Posted by: thedirtybaker | August 24, 2011

Indiana Baker and the Last Minute Rush

This covers the highlights of my last few days in Israel, after I returned from Europe.

The shade from excavations. Just seeing the shades made me excited to be there!

It included a day of work at the antiquities authority, an insane day of work in Ashkelon (I was there for 28 hours, and I worked for 23 of them!), EXCAVATION, and errands.

First of all, big thanks to my sister and brother-in-law in Ramat Bet Shemesh, who put me up for the end of my trip.  This included my arrival at 4:30 a.m. from the airport. Since my sister has insomnia, and knew that she might not be able to go back to sleep, this was an especially big imposition, and she was very gracious about it.

I had a rental car so I could do everything I wanted to do in those few days.  When I got to Eldan in the middle of the night, the woman at the desk was skeptical:

Eldan rental car company

Her: Didn’t you want an upgrade?  It’s only a few more dollars.

Me: That’s ok – I’ll stick with what I ordered.  My mechanic friend told me to go with the Fiat.

Her: You know that’s a manual transmission car?

Me: I didn’t, but ok.  That’s fine.

Her: I mean, it’s a stick shift.  Don’t you want an automatic?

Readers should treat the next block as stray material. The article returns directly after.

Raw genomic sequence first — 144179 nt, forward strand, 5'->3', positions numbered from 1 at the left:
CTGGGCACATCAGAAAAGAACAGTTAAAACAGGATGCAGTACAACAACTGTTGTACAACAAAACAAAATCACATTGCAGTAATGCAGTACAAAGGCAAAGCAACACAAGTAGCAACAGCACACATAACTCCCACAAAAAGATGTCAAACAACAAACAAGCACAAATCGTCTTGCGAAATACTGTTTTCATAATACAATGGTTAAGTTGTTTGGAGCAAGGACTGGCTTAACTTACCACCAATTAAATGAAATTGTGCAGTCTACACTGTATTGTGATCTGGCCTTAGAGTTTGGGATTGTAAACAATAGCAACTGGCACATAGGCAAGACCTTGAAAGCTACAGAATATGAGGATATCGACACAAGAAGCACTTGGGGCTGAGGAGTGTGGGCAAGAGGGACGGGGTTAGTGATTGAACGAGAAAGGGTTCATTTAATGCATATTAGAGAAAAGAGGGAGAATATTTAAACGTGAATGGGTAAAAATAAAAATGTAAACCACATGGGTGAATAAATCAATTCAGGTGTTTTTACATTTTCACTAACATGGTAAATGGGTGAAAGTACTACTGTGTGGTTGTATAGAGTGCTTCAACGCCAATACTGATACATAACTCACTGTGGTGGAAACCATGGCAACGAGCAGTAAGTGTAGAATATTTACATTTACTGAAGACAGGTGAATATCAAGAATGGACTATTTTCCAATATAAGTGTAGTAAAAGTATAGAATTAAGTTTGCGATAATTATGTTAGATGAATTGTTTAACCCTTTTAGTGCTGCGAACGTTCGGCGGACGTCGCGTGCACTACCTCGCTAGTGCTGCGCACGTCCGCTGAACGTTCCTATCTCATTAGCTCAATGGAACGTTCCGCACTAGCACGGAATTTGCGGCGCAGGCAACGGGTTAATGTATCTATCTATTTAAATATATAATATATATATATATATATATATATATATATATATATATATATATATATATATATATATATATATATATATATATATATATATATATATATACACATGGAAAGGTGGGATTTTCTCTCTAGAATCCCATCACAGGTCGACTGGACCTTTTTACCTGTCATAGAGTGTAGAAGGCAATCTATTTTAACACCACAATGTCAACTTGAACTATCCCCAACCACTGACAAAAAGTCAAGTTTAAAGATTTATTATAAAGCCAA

Me: No, thanks, I’m fine with manual.

Her: Are you sure you can drive a manual?

Me: Yes, my car at home is an 89 Civic – manual.  I’ll be fine.

(My internal response was: Yes, I’m american and female, AND I know how to drive stick shift, so SUCK IT, lady.)

So, highlights:  When I finished working at the Antiquities Authority, I went back to

D’s house, where she had several of the kids from downstairs visiting, in a rotating cast of characters.  She still has some of her favorite books, toys, and games from late childhood, and picks up library books to read to the younger kids.  She suggested that the kids check and see if I read as well as she does.  I must have met their standards, because they had me read all of the available kids books to them.  At some point, they

Nancy Drew, from The Secret of the Old Clock

heard me refer to “Aunt Nancy,” when talking to D.  They thought that sounded funny, so D convinced them that our aunt is actually Nancy Drew, as she’s read some Nancy Drew books with the older kids. (Note:  Aunt Nancy called me when I got home and identified herself as “Nancy Drew.”  She loved it!).

The next day I got to play in the dirt, finally!  I went to a site where I excavated several years ago, Tell es-Safi, and worked for half the day in my friend J’s field.  J is one of my favorite archaeologists – he’s a skilled field worker, a great storyteller, a good friend, and extremely supportive.  I know that when I give a talk at the annual conference, J will be in my audience, even if I haven’t seen him yet (unless, of course, he misses the conference that year or is giving a paper in a conflicting session).  My last season in the field, J was working on the education and logistics side of that excavation, so he came and played in my squares (i.e. got dirty, working with the volunteers) whenever he had a chance.  So I’m extra welcome in his area now.

Driving up to Safi